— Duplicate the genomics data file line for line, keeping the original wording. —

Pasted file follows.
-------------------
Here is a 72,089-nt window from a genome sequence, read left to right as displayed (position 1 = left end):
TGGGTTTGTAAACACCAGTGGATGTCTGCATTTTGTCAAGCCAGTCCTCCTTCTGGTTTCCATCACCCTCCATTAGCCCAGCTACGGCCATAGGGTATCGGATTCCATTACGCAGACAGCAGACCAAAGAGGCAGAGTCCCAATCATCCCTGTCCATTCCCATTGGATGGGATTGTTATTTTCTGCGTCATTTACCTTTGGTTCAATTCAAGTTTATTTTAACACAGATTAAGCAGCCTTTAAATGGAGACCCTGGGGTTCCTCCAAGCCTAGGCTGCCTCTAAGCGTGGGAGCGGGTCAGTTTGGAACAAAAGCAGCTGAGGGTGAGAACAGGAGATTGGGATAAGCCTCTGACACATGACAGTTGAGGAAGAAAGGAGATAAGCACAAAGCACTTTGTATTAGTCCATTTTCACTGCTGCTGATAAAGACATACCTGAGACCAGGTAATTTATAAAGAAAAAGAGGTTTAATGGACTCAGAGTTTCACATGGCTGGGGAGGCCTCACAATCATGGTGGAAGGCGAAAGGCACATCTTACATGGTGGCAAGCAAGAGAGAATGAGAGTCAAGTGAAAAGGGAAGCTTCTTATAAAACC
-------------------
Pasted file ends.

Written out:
Here is a 72,089-nt window from a genome sequence, read left to right as displayed (position 1 = left end):
TGGGTTTGTAAACACCAGTGGATGTCTGCATTTTGTCAAGCCAGTCCTCCTTCTGGTTTCCATCACCCTCCATTAGCCCAGCTACGGCCATAGGGTATCGGATTCCATTACGCAGACAGCAGACCAAAGAGGCAGAGTCCCAATCATCCCTGTCCATTCCCATTGGATGGGATTGTTATTTTCTGCGTCATTTACCTTTGGTTCAATTCAAGTTTATTTTAACACAGATTAAGCAGCCTTTAAATGGAGACCCTGGGGTTCCTCCAAGCCTAGGCTGCCTCTAAGCGTGGGAGCGGGTCAGTTTGGAACAAAAGCAGCTGAGGGTGAGAACAGGAGATTGGGATAAGCCTCTGACACATGACAGTTGAGGAAGAAAGGAGATAAGCACAAAGCACTTTGTATTAGTCCATTTTCACTGCTGCTGATAAAGACATACCTGAGACCAGGTAATTTATAAAGAAAAAGAGGTTTAATGGACTCAGAGTTTCACATGGCTGGGGAGGCCTCACAATCATGGTGGAAGGCGAAAGGCACATCTTACATGGTGGCAAGCAAGAGAGAATGAGAGTCAAGTGAAAAGGGAAGCTTCTTATAAAACC